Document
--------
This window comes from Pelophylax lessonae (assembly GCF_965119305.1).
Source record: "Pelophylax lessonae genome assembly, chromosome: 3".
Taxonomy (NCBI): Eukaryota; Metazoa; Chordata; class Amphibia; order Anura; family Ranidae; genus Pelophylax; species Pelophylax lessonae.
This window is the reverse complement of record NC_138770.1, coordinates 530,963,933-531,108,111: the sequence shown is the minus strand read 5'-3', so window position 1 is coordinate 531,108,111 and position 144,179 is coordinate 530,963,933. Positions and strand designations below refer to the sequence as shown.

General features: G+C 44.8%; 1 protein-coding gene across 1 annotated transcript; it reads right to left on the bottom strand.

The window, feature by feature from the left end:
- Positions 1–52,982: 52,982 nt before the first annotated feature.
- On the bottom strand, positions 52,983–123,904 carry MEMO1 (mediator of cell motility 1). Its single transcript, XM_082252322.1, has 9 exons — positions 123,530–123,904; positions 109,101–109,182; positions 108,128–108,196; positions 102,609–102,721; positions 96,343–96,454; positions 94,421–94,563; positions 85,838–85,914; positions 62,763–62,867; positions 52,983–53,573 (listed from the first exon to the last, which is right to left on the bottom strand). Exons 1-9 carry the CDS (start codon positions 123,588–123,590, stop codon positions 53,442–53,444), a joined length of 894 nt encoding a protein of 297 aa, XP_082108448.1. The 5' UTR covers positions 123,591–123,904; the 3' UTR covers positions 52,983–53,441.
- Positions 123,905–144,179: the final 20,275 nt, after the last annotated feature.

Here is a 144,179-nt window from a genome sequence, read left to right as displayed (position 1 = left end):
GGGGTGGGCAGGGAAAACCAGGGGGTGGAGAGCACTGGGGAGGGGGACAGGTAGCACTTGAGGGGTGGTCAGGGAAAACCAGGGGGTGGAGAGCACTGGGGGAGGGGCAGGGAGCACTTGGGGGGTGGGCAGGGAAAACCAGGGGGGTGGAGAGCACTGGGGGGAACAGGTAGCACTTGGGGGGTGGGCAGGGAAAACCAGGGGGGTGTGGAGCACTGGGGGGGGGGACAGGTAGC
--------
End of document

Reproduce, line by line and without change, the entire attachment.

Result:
This window comes from Pelophylax lessonae (assembly GCF_965119305.1).
Source record: "Pelophylax lessonae genome assembly, chromosome: 3".
Taxonomy (NCBI): Eukaryota; Metazoa; Chordata; class Amphibia; order Anura; family Ranidae; genus Pelophylax; species Pelophylax lessonae.
This window is the reverse complement of record NC_138770.1, coordinates 530,963,933-531,108,111: the sequence shown is the minus strand read 5'-3', so window position 1 is coordinate 531,108,111 and position 144,179 is coordinate 530,963,933. Positions and strand designations below refer to the sequence as shown.

General features: G+C 44.8%; 1 protein-coding gene across 1 annotated transcript; it reads right to left on the bottom strand.

The window, feature by feature from the left end:
- Positions 1–52,982: 52,982 nt before the first annotated feature.
- On the bottom strand, positions 52,983–123,904 carry MEMO1 (mediator of cell motility 1). Its single transcript, XM_082252322.1, has 9 exons — positions 123,530–123,904; positions 109,101–109,182; positions 108,128–108,196; positions 102,609–102,721; positions 96,343–96,454; positions 94,421–94,563; positions 85,838–85,914; positions 62,763–62,867; positions 52,983–53,573 (listed from the first exon to the last, which is right to left on the bottom strand). Exons 1-9 carry the CDS (start codon positions 123,588–123,590, stop codon positions 53,442–53,444), a joined length of 894 nt encoding a protein of 297 aa, XP_082108448.1. The 5' UTR covers positions 123,591–123,904; the 3' UTR covers positions 52,983–53,441.
- Positions 123,905–144,179: the final 20,275 nt, after the last annotated feature.

Here is a 144,179-nt window from a genome sequence, read left to right as displayed (position 1 = left end):
GGGGTGGGCAGGGAAAACCAGGGGGTGGAGAGCACTGGGGAGGGGGACAGGTAGCACTTGAGGGGTGGTCAGGGAAAACCAGGGGGTGGAGAGCACTGGGGGAGGGGCAGGGAGCACTTGGGGGGTGGGCAGGGAAAACCAGGGGGGTGGAGAGCACTGGGGGGAACAGGTAGCACTTGGGGGGTGGGCAGGGAAAACCAGGGGGGTGTGGAGCACTGGGGGGGGGGACAGGTAGC